• Huntercombe Group told to improve governance following CQC review
  • Inspectors found issues across the group’s hospitals
  • Chief executive says services had not met “the standards we expect of ourselves”

A private hospital group has been told it must improve its corporate governance after a number of its sites were criticised in a leadership review by the Care Quality Commission.

The Huntercombe Group provides child and adolescent mental health inpatient care at four sites, of which two are rated good, one has been upgraded to requires improvement and one has yet to be rated. In the last year, two other sites closed after poor CQC reports.

Stafford Huntercombe Group

The company has CAMHS units across England including a site in Stafford

The group is not a registered provider but through inspections of the individual units that are registered the CQC has been able to call for changes at group level. In the “well led” reports on the individual hospitals, it told the provider to submit an action plan to improve specialist CAMHS training and recruit more experienced CAMHS staff.

The CQC often looks wider than an individual hospital or registered provider – such as in its thematic reviews – but this is believed to be the first time it has concentrated on the overall governance of a mental health company in this way.

Its intervention follows a letter to the private sector by health and social care secretary Jeremy Hunt warning the sector to get its house in order on safety and quality or face action, including tougher regulation by the CQC.

Paul Lelliott, CQC deputy chief inspector of hospitals and lead for mental health, said: “During our previous inspections of the individual hospitals, we found a range of concerns including a lack of access to psychological interventions, failures in reporting of safeguarding concerns at some sites, issues around the leadership and culture within services, frequent use of physical restraint and a shortage of registered mental health nurses with relevant experience.

“It was important to establish whether these were isolated problems or whether they were signs of a wider failure in leadership and governance. We concluded that a shortage of nurses with expertise in child and adolescent mental healthcare was a fundamental issue that affected these services. A high proportion of posts for qualified mental health nurses were vacant and all five hospitals relied heavily on temporary staff.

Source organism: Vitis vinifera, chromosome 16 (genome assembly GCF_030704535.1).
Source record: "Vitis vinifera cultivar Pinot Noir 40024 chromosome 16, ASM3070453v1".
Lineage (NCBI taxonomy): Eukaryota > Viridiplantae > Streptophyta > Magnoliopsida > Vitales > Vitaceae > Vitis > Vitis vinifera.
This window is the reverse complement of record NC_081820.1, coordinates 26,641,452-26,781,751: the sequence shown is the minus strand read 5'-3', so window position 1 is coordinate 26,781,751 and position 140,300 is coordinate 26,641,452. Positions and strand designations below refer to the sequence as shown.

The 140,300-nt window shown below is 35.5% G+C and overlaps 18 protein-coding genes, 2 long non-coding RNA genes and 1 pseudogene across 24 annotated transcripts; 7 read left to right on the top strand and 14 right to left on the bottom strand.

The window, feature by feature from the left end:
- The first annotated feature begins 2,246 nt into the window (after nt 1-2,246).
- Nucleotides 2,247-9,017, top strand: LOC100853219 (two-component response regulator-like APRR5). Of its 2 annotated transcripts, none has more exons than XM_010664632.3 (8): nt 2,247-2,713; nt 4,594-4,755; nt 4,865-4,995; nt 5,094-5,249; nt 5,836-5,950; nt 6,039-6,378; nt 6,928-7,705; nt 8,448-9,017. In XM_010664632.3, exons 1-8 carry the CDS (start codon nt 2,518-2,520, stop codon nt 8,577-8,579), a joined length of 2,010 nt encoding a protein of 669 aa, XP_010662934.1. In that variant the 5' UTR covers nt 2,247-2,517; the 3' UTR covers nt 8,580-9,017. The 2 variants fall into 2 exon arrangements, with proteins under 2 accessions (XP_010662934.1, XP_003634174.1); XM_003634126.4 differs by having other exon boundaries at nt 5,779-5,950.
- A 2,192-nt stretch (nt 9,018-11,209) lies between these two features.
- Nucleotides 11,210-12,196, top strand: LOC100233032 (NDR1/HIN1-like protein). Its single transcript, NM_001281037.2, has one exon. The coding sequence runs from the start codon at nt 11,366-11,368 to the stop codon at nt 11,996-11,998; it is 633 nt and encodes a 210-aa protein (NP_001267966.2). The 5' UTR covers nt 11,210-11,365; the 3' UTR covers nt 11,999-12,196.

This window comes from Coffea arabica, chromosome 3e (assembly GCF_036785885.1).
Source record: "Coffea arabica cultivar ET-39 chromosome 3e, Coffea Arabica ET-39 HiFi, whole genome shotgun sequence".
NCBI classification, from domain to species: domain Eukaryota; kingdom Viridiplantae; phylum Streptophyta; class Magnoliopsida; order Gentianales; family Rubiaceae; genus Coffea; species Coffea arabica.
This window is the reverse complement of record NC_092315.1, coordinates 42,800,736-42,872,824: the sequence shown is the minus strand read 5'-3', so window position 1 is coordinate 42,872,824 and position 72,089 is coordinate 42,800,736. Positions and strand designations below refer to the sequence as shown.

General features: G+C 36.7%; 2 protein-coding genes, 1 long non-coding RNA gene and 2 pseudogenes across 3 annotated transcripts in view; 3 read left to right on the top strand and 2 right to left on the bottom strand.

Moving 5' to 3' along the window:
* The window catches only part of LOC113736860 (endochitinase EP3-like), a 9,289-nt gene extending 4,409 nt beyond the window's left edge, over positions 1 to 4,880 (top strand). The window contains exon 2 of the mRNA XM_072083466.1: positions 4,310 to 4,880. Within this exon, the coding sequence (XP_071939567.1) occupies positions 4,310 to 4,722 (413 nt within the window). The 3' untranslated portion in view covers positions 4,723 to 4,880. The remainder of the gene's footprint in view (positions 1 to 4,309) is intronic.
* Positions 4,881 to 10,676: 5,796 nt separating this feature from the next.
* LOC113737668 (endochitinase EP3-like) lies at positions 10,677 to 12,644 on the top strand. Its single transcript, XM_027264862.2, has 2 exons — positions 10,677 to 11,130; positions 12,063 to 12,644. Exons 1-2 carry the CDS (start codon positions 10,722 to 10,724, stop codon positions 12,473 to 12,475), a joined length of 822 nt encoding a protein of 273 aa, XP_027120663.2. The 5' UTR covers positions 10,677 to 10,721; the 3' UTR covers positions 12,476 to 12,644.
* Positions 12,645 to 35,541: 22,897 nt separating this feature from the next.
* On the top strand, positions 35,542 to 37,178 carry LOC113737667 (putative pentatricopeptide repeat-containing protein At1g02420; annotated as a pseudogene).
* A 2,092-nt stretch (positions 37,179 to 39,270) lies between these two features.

“We also identified other problems with the governance of the hospitals. This included a failure to provide staff with specialist training or to ensure that all staff received regular supervision. We also concluded that the organisation did not have an effective process for ensuring that learning from previous adverse events was shared across the five hospitals.”

Huntercombe Group chief executive Valerie Michie said services in some of the hospitals had not met “the standards we expect of ourselves”. Since the well led inspections in September, the company had taken action, including appointing a senior improvement director.

She said: “We were already actively recruiting in the face of a chronic shortage of nurses throughout the UK and our focus on our CAMHS workforce has reduced nurse attrition by 19 per cent. Each of our CAMHS hospitals has training programmes that are specific to their service, although we recognise the CQC’s requirement and are now finalising a corporate CAMHS training programme that will be consistently applied and monitored across all of our CAMHS hospitals.

“We still have more to do but we have come a long way in addressing the CQCs requirements.”

The company currently has CAMHS units in Stafford, Maidenhead, Worcestershire and Devon. A unit in Norfolk, open at the time of the inspections, and another in Devon have closed. It is a partner in the new model of care CAMHS project led by Surrey and Borders Partnerships Foundation Trust.